Monday, July 26, 2010

Book Review- The Hunger Games

So there's been a lot of talk about a series called The Hunger Games by children's television writer Suzanne Collins (Clarissa Explains it All, Oswald) which has been dubbed the next Twilight (which I am not a fan of but will save my review of it for another day) so I recently took a trip to Borders to see what the hype is all about. The Hunger Games is the name of the first book in this soon to be trilogy followed by Catching Fire and Mocking Jay (to be released in August). The series has been making quite an explosive scene in the young adult community and currently a film adaption is in development with Collins helming the screen play herself. So is it worth the read? Here is my as spoiler free as possible review.

Even though its been given the title as the next Twilight I don't believe you have to be a Twilight lover to be entertained by this book. It is set in a post-apocalyptic world where North America, renamed Panem, is divided into twelve (once thirteen) districts and The Capitol, a rich totalitarian government that dictates the poor districts. As punishment for a rebellion led by District 13 years ago, the Capitol holds the annual Hunger Games in which a boy and a girl from each district is selected at random by lottery to compete in a outdoor televised arena in which they are forced to kill each other until only one remains. Our heroine in the novel is 16-year old Katniss Everdeen from District 12 who volunteers to enter the games when her little sister Prim's name is drawn as the tribute for their district. The novel follows Katniss's journey into the games and her fight for survival, humanity and love.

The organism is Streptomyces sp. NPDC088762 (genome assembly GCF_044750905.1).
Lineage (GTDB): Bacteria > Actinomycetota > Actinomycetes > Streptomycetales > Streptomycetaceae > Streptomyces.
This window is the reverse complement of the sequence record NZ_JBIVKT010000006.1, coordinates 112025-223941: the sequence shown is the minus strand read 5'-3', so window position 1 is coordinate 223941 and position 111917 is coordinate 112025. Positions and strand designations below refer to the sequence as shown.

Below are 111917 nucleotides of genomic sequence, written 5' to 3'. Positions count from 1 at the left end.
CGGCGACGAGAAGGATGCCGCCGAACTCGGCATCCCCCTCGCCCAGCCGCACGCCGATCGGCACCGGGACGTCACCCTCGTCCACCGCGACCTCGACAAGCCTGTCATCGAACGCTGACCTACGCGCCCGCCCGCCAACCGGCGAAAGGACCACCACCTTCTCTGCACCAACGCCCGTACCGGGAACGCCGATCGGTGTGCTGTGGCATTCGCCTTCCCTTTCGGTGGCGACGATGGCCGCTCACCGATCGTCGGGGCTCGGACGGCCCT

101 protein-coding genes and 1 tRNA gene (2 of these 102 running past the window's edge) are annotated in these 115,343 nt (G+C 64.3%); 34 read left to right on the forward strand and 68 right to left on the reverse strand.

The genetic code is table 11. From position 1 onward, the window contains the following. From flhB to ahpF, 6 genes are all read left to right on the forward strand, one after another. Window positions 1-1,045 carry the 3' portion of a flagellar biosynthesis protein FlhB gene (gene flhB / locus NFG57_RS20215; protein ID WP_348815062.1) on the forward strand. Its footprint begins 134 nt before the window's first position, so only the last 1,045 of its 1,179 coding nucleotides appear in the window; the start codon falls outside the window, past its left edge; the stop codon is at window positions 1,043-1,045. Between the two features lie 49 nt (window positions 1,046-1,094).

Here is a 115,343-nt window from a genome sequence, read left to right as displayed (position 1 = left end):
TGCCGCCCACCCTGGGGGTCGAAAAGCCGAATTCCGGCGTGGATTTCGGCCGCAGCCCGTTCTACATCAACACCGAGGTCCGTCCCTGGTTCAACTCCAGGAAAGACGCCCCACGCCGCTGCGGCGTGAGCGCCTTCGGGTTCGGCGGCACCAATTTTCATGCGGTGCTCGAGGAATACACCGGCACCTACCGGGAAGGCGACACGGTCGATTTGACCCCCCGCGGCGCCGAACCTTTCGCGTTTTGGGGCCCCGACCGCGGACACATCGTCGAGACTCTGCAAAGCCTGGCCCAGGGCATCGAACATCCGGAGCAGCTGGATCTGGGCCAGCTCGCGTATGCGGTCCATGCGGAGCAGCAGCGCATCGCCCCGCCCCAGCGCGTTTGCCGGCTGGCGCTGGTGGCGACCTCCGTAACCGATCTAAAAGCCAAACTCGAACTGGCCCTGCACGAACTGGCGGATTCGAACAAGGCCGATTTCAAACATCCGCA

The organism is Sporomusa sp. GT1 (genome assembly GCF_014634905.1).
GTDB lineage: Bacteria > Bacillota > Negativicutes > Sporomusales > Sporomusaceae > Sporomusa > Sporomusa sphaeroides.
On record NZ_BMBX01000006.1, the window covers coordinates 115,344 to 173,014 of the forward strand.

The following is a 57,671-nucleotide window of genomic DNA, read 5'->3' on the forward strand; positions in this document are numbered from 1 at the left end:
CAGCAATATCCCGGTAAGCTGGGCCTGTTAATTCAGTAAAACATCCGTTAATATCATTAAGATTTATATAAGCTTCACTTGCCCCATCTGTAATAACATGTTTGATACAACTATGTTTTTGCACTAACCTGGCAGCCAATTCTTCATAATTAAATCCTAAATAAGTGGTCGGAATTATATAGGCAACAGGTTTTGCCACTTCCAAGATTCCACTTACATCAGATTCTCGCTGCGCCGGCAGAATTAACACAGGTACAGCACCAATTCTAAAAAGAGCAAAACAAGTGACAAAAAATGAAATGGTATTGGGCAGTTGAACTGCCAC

Intrigued? Expecting another Twilight, I was surprised by the lack of similarities this novel had with Twilight. Our main character Katniss much more likeable and is not your typical Mary Sue. The novel is narrated from her point of view and the audience can see her many weakness yet a great inner strength as well. As a skilled hunter and archer, she becomes a strong contender in the games. You could say that there is a budding romance in the novel between our girl and another one of the game competitors; however, unlike another character in another series cough...cough...Bella, her judgment and decisions aren't fogged by irrational, nonsensical feelings for a boy.

I'll admit that this isn't the most original story in the world. While reading it I kept thinking about its plot line similarities with Battle Royale. The Hunger Games is not nearly as gritty, compelling, well written, or emotionally involved as Battle Royale or many other books I've read. The writing style is simple and length wise its pretty short. This book could have been great if there was more room left to develop the concept of this dystopian, sci-fi world that our heroine lives in. The world of Panem is still a vague one in my head besides its basic authoritarian, government oppressive characteristics. The characters are for the most part likeable but they lacked development as well. Two of our main characters at the end seemed relatively unchanged even after having gone through an incredible ordeal. Despite my complaints, this book is the epitome of reading for entertainment and the writing style is throughly engaging. I read the entire novel in one take because I couldn't put it down. If your looking for a short entertaining read for a long car ride, this is the one. Look for my review of the second installment later on.

Recommended- Final Score 7/10

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